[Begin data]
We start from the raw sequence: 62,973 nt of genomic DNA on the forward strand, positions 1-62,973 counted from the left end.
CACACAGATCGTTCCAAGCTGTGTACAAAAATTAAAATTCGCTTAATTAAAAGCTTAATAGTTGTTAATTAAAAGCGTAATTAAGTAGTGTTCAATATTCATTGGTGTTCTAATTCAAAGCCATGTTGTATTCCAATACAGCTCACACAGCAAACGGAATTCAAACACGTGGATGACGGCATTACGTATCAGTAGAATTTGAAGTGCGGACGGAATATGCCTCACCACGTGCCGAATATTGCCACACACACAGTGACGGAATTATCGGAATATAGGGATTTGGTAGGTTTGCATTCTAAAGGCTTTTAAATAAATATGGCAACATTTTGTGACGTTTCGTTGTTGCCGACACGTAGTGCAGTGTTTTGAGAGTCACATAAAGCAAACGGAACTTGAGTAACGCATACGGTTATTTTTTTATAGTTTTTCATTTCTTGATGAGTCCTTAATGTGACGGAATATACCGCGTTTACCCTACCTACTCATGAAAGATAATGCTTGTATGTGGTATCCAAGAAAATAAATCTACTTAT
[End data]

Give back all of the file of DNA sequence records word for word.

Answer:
We start from the raw sequence: 62,973 nt of genomic DNA on the forward strand, positions 1-62,973 counted from the left end.
CACACAGATCGTTCCAAGCTGTGTACAAAAATTAAAATTCGCTTAATTAAAAGCTTAATAGTTGTTAATTAAAAGCGTAATTAAGTAGTGTTCAATATTCATTGGTGTTCTAATTCAAAGCCATGTTGTATTCCAATACAGCTCACACAGCAAACGGAATTCAAACACGTGGATGACGGCATTACGTATCAGTAGAATTTGAAGTGCGGACGGAATATGCCTCACCACGTGCCGAATATTGCCACACACACAGTGACGGAATTATCGGAATATAGGGATTTGGTAGGTTTGCATTCTAAAGGCTTTTAAATAAATATGGCAACATTTTGTGACGTTTCGTTGTTGCCGACACGTAGTGCAGTGTTTTGAGAGTCACATAAAGCAAACGGAACTTGAGTAACGCATACGGTTATTTTTTTATAGTTTTTCATTTCTTGATGAGTCCTTAATGTGACGGAATATACCGCGTTTACCCTACCTACTCATGAAAGATAATGCTTGTATGTGGTATCCAAGAAAATAAATCTACTTAT